According to Winkler et al., the most challenging part of dealing with internet addiction is identifying the problem and conquering the denunciation of obsession amid the children and teens (319). Scholars argue that establishing preventive mechanisms is useful in dealing with internet addiction.

School administrations must initiate programs aimed at ensuring that students do not spend a lot of time on the web to avoid possible addiction. Moreover, parents should make sure that their children engage in outdoor activities to prevent them from spending too much time on the Internet. School counselors should take a proactive role in collecting and sharing information about awkward internet use among the students.

Additionally, schools should offer in-services training to equip teachers with skills in internet addiction and how to detect early signs. Winkler et al. suggest that school counselors must enlighten parents on how to supervise and limit internet usage amid their kids (322). Moreover, they should inform students about the dangers of excessive use of the Internet.


Research Method

The researcher relied on qualitative data from peer-reviewed journals that focused on internet addiction. The journals that were less than five years old qualified for the study. Additionally, the journals had to have used quasi-experimental or randomized control trials to analyze the correlation between the Internet and addiction. Moreover, all the eligible studies were available in English.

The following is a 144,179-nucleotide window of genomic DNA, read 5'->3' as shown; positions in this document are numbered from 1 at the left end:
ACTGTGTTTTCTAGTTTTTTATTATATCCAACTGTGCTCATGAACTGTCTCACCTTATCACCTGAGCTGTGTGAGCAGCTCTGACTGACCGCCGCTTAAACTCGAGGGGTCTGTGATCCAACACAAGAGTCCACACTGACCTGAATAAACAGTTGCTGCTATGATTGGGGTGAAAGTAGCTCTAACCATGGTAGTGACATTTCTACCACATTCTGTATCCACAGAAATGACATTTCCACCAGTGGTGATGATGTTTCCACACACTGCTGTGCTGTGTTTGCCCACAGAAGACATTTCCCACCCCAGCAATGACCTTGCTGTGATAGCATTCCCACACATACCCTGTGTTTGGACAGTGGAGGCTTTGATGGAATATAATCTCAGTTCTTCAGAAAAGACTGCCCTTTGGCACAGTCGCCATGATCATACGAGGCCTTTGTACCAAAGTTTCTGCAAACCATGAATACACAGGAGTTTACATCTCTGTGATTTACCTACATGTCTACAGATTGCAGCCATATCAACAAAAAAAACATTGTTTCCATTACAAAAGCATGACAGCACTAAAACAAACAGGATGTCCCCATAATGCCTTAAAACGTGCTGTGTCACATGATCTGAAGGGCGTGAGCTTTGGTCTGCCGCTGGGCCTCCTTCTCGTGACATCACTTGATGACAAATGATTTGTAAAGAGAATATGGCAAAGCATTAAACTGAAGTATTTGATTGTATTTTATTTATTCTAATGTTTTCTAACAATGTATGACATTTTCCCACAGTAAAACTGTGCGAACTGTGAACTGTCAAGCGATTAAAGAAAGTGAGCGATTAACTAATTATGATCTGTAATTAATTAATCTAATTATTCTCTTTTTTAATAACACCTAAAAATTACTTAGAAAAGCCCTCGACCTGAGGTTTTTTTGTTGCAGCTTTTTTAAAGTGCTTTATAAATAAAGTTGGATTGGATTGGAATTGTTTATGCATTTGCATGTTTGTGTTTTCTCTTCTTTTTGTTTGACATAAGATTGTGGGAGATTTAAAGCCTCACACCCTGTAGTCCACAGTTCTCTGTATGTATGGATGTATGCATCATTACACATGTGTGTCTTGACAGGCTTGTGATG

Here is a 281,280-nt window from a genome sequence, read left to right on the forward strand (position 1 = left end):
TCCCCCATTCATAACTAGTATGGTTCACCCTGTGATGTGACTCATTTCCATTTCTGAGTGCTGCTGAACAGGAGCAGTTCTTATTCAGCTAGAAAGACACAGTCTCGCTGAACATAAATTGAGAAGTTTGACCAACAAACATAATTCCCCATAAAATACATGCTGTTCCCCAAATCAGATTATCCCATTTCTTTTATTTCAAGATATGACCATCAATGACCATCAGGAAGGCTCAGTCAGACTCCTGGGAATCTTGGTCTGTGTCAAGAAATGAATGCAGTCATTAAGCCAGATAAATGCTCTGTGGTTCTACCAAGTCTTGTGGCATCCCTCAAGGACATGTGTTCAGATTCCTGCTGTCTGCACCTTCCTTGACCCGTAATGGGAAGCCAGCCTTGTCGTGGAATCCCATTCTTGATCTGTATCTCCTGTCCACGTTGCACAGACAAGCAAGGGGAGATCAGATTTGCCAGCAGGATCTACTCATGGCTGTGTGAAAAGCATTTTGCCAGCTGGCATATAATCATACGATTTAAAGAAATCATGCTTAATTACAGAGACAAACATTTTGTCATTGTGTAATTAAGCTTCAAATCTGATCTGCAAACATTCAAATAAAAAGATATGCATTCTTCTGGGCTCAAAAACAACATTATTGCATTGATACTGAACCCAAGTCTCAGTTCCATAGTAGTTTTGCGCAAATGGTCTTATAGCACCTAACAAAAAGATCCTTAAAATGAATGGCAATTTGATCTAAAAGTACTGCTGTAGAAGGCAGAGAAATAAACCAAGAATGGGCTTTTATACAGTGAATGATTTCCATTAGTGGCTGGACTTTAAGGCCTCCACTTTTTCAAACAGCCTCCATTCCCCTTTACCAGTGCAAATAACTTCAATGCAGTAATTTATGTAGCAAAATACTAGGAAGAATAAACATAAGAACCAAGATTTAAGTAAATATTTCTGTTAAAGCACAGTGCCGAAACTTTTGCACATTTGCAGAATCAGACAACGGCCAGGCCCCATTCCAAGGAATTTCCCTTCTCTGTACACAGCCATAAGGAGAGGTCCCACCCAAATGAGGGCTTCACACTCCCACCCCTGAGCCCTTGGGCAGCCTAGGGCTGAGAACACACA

Journals that were available in languages such as French were ineligible for this research. The investigator conducted a literature search with contributions from individuals with experience in internet addiction to determine sources that shed light on the relationship between the Internet and internet addiction. The researcher used Google scholar and EBSCO host to gather the requisite journals. A total of 12 journals were used for the study.

Data Extraction

The researcher reviewed the identified sources to extract relevant qualitative information. They used regular data extraction form to gather essential information. The factors considered in data extraction included research design and the results of each study. The researcher used six distinct domains to evaluate the possibility of biases in each source.

They included sequence generation, blinding of participants, allocation concealment, outcome assessors, selective reporting, and comprehensiveness of outcome data. The pollster contacted the authors of the selected sources to clarify areas that were not clear and request for additional data. A third party aided in resolving the risk of bias evaluation and divergence in data mining.

Data Analysis

After the researcher had obtained adequate data, they conducted meta-analyses with the help of review manager software. In the cases where the investigator could not retrieve data from the sources or get clarification from the authors, they did not come up with their values for the sake of the study. The researcher used a random-effects model to compute a weighted mean difference in the cases of dichotomous and continuous results.